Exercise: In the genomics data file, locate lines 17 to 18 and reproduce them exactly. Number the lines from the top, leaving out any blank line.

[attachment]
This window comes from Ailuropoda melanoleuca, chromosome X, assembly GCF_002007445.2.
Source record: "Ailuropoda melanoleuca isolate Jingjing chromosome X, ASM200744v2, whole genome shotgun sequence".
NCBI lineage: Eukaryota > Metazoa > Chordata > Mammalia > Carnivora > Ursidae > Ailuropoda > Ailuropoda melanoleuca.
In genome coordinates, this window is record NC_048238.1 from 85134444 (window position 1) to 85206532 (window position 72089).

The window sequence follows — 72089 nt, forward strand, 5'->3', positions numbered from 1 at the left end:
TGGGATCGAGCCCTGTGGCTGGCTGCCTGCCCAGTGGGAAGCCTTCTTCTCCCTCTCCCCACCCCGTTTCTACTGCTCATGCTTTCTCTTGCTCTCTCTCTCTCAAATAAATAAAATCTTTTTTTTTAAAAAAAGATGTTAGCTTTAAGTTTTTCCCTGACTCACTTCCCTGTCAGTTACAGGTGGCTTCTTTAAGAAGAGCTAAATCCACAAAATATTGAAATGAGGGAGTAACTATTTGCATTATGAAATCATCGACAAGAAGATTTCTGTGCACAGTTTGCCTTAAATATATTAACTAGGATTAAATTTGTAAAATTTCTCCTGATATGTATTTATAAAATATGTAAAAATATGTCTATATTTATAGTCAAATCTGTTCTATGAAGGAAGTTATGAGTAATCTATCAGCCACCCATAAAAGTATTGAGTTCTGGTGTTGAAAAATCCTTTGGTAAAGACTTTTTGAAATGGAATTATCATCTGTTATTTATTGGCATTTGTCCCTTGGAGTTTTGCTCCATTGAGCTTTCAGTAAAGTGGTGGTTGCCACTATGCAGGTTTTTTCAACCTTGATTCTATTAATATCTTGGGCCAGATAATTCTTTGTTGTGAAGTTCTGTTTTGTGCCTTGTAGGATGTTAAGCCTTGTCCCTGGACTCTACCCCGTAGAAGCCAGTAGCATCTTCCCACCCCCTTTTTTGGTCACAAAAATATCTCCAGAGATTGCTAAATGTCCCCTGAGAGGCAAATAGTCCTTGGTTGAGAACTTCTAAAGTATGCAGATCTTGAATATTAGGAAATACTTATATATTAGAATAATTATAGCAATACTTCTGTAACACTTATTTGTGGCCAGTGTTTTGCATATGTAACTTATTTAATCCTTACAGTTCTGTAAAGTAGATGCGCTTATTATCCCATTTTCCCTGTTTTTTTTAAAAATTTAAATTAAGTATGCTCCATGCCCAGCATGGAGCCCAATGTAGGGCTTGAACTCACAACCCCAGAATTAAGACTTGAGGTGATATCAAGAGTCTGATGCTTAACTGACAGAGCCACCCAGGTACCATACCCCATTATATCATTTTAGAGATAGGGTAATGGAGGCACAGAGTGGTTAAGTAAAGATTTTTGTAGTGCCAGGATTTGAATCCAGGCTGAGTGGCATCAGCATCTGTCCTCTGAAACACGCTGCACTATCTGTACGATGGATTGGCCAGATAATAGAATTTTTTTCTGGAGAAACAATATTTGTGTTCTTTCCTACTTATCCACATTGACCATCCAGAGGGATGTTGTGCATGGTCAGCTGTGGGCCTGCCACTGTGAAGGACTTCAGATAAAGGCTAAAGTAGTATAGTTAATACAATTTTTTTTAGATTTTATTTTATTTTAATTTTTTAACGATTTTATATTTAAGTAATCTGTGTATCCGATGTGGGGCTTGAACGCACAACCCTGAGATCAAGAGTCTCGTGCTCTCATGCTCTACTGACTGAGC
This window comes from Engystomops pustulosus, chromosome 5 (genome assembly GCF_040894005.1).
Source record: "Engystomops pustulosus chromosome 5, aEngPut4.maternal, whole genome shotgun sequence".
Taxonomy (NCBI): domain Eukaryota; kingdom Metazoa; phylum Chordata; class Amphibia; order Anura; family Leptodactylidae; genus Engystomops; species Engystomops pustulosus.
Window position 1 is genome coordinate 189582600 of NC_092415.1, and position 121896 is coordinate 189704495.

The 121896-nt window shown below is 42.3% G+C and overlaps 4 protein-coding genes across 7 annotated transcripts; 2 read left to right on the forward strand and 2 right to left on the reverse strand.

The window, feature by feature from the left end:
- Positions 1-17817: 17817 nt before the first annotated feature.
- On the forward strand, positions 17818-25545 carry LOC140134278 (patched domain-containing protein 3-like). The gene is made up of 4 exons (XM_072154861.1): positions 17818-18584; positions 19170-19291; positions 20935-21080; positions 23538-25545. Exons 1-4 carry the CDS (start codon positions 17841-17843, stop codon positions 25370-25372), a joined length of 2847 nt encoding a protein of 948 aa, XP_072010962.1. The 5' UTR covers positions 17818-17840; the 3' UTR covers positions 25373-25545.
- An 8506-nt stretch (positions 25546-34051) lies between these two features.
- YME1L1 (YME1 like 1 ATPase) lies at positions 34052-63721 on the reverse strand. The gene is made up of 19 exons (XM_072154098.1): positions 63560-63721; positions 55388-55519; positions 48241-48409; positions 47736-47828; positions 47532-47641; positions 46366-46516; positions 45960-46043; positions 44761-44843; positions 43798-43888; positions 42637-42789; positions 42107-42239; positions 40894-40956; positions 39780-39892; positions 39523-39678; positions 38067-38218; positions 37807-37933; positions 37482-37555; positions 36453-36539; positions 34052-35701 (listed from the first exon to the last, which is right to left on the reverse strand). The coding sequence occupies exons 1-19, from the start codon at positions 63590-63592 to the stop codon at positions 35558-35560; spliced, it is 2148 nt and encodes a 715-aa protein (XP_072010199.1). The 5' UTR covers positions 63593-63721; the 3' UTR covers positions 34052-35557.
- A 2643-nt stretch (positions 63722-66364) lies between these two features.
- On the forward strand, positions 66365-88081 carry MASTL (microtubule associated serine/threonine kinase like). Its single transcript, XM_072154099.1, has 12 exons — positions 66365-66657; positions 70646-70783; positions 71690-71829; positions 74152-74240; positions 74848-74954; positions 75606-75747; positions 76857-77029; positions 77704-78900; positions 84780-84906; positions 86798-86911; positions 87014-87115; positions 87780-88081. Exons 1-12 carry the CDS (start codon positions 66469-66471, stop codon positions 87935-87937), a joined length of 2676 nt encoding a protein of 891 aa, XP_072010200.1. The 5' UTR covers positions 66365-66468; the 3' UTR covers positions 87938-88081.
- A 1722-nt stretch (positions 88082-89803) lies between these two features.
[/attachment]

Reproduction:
- A 2643-nt stretch (positions 63722-66364) lies between these two features.
- On the forward strand, positions 66365-88081 carry MASTL (microtubule associated serine/threonine kinase like). Its single transcript, XM_072154099.1, has 12 exons — positions 66365-66657; positions 70646-70783; positions 71690-71829; positions 74152-74240; positions 74848-74954; positions 75606-75747; positions 76857-77029; positions 77704-78900; positions 84780-84906; positions 86798-86911; positions 87014-87115; positions 87780-88081. Exons 1-12 carry the CDS (start codon positions 66469-66471, stop codon positions 87935-87937), a joined length of 2676 nt encoding a protein of 891 aa, XP_072010200.1. The 5' UTR covers positions 66365-66468; the 3' UTR covers positions 87938-88081.